Egypt takes one dark turn after another, and more from the Slatest PM.

Slatest PM: Egypt Takes One Dark Turn After Another

Slatest PM: Egypt Takes One Dark Turn After Another

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The Slatest
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Aug. 16 2013 4:32 PM

Slatest PM: Egypt Takes One Dark Turn After Another

An injured supporter of deposed Egyptian President Mohammed Morsi is carried into the Fateh Mosque at Ramses Square on August 16, 2013 in Cairo, Egypt.

Photo by Ed Giles/Getty Images

Josh Voorhees Josh Voorhees

Josh Voorhees is a Slate senior writer. He lives in Iowa City.

Bloodshed Continues: New York Times: "Dozens of people were reportedly killed in renewed clashes on Friday as thousands of followers of the embattled Muslim Brotherhood took to the streets of Cairo and other cities, facing police officers authorized to use lethal force if threatened. As the Islamist Brotherhood sought to regain momentum after a crushing crackdown by security forces on Wednesday in which almost 640 people were killed, witnesses spoke of gunfire whistling over a main overpass in Cairo and at a downtown square as clashes erupted and police officers lobbed tear gas canisters. Reports of a rising death toll continued throughout the day, with up to 50 dead.... About 30 bodies were laid out in a mosque in Ramses Square, which was being used as a makeshift field hospital as the injured were brought in from clashes that included gunfire nearby."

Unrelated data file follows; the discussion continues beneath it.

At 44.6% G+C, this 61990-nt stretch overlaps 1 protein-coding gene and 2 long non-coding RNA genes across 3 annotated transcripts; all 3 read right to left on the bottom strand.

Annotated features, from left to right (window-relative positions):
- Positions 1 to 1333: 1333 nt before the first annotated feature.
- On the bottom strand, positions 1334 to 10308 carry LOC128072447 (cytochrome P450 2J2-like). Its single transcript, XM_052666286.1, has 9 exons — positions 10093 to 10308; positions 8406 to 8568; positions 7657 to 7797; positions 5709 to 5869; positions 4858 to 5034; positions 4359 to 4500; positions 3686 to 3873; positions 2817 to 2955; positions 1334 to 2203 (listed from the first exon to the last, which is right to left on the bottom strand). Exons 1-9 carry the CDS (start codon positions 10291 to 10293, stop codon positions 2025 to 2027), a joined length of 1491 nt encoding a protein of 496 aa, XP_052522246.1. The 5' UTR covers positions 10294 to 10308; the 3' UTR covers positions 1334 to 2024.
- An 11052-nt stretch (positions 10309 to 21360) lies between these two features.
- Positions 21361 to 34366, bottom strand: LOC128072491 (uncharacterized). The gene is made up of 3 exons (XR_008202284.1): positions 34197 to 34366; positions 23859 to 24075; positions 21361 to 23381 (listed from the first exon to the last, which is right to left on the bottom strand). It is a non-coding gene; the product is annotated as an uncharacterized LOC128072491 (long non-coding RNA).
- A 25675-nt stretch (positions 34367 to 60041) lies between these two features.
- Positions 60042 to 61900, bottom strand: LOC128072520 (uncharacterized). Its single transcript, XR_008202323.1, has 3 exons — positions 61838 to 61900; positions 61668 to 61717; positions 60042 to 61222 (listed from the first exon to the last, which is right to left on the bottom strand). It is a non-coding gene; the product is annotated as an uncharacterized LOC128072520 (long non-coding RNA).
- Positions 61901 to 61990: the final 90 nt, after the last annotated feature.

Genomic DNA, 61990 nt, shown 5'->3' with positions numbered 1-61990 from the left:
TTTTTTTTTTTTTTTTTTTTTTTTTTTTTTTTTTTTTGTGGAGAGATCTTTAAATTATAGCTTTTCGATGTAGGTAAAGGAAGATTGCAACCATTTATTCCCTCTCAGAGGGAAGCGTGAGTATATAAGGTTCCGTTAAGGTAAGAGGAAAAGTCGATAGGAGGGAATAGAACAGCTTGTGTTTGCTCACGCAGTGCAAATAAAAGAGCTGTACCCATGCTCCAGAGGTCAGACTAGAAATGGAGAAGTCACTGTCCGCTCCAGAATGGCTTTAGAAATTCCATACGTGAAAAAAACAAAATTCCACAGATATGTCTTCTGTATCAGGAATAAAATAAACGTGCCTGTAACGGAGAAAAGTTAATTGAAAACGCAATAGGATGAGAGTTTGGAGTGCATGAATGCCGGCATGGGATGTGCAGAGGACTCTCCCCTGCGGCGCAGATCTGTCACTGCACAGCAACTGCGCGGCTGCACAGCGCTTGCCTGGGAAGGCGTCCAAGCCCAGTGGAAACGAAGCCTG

A Dark Turn: Associated Press: "Unlike in past clashes between protesters and police, Friday's clashes took an even darker turn when residents and possibly police in civilian clothing engaged in the violence. There were few police in uniform to be seen as residents fired at one another on a bridge that crosses over Cairo's Zamalek district, an upscale island neighborhood where many foreigners and ambassadors reside. The Brotherhood-led marches in Cairo headed toward Ramses Square, near the country's main train station. The area is also near Tahrir Square, where the army put up barbed wire and tanks as a buffer between the protesters and a small anti-Brotherhood encampment in the square."

Darker Still: Washington Post: "Adding to growing alarm that Egypt is spiraling into chaos was the absence of any calls for restraint or calm from any of the parties to the conflict. Rather, both the Brotherhood and the military-backed interim government seemed to be digging in for a long fight, with little sign that either was willing to give way. The Muslim Brotherhood called for the protests to continue for another week, hailing what it called the 'glorious heroic scenes' witnessed on Friday. The government, appointed by the military in the wake of a coup last month, labeled the Muslim Brotherhood 'terrorists' and lauded the actions of the armed forces."